January 16, 2018
Mailer, The Naked and the Dead
On this day in 1948, Norman Mailer's first novel, The Naked and the Dead was published. A front-page editorial in the London Sunday Times found the language in the novel "incredibly foul and beastly" and lobbied to have the book "withdrawn from publication immediately." Most reviewers, however, agreed with the New York Times that, despite the swearing and being "virtually a Kinsey Report on the sexual behavior of the GI," the book ranked among the best war novels, and was "a commanding performance by a young man of 25 whose gifts are impressive and whose failures are a matter of reach rather than of grasp." The outrage and the praise combined to put the book on the best-seller lists (#51 on the Modern Library's Top 100), and to catapult Mailer to a celebrity status that he claimed to regret.
Mailer had a degree in aeronautical engineering from Harvard, but he enjoyed playing up his Brooklyn roots, even to his parents. He tells funny stories of his mother trying to get him to clean up his language, him trying to get her to say all of his favorite four-letter words, and him winning:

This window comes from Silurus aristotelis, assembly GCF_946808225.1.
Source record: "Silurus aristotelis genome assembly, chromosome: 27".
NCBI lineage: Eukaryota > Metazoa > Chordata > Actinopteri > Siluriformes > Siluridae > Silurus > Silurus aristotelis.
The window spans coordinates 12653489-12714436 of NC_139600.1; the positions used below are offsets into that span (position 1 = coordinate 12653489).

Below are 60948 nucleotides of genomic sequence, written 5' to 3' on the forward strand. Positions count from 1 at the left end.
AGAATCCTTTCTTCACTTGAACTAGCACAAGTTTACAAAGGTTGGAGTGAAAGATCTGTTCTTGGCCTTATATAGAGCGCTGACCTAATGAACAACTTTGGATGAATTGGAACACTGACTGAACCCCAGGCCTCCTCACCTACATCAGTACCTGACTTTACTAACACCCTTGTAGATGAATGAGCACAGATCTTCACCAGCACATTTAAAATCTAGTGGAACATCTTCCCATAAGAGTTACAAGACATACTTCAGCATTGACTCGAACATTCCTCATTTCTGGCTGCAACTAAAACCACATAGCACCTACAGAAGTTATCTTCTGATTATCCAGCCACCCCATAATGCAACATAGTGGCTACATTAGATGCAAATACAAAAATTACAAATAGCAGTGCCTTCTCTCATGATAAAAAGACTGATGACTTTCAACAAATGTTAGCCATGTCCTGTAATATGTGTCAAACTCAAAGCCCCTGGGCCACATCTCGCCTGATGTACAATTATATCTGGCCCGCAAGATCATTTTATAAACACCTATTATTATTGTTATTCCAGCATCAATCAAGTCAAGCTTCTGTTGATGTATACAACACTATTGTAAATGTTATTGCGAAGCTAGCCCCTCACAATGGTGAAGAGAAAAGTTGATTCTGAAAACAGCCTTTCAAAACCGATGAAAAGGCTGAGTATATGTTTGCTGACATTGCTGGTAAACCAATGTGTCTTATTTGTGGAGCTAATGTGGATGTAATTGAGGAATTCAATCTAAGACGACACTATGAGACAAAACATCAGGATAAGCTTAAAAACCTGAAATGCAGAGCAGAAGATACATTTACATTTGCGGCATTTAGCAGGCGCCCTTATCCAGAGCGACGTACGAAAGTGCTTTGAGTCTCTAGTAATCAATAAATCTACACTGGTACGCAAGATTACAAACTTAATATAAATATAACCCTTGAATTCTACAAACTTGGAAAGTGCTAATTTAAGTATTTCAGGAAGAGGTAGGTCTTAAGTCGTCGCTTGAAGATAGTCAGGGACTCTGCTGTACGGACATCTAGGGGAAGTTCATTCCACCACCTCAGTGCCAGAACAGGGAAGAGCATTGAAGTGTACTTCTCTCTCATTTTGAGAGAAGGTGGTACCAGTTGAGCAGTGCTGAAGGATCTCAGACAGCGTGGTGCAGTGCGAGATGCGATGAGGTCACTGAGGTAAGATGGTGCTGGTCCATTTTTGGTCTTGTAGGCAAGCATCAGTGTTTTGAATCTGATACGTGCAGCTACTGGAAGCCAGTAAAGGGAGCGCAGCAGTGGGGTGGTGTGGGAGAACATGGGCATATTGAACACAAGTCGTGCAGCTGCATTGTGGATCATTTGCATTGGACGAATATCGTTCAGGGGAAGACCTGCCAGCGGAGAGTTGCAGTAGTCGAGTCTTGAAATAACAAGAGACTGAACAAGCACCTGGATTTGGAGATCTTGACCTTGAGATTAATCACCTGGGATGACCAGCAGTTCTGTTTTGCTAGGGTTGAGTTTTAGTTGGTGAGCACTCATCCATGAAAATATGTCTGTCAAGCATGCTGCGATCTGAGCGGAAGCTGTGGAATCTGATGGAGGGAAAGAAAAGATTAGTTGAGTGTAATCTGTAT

Barbara [his sister], Bea [his first wife], and I were having dinner with my parents one night and my father was complaining about my dirty language at the dinner table. Next day when we were alone, my mother asked me to stop. I agreed if, just once, she would use the words herself, literally tell my father to fuck himself. At the table that evening I kept it up until I heard her sort of whisper, "Barney, go fuck yourself." But I knew my father hadn't heard her, so I said, "That's not good enough," and let out another string of profanity. My father looked at me and then turned to my mother: "Fan, I think the boy's lost his mind." That's when she shouted at him, "Barney, go fuck yourself!" He couldn't believe it. He blinked his eyes. "Why, Fan!" he said in a mild voice. My sister and I howled like demons.
In an introduction written for the fiftieth-anniversary edition of The Naked and the Dead, Mailer said that he was "still fond" of his first book, and that it still reminded him of Tolstoy. In an interview at age eighty, old Mailer was and was not the Mailer of old. Asked about the novel he was working on: "If I can bring it off -- the IF by now is in capital letters -- it will be the biggest thing I've ever done. But at my age you can't approach it with the confidence you once had. Illness can deter you, affliction can stop you, breakdowns can occur." Asked about his place in literary history: "I'll last or I won't last.... It's the one thing you really can't predict, because history takes turns. There are certain writers who are so great you can never throw them off. I'm not in that category...."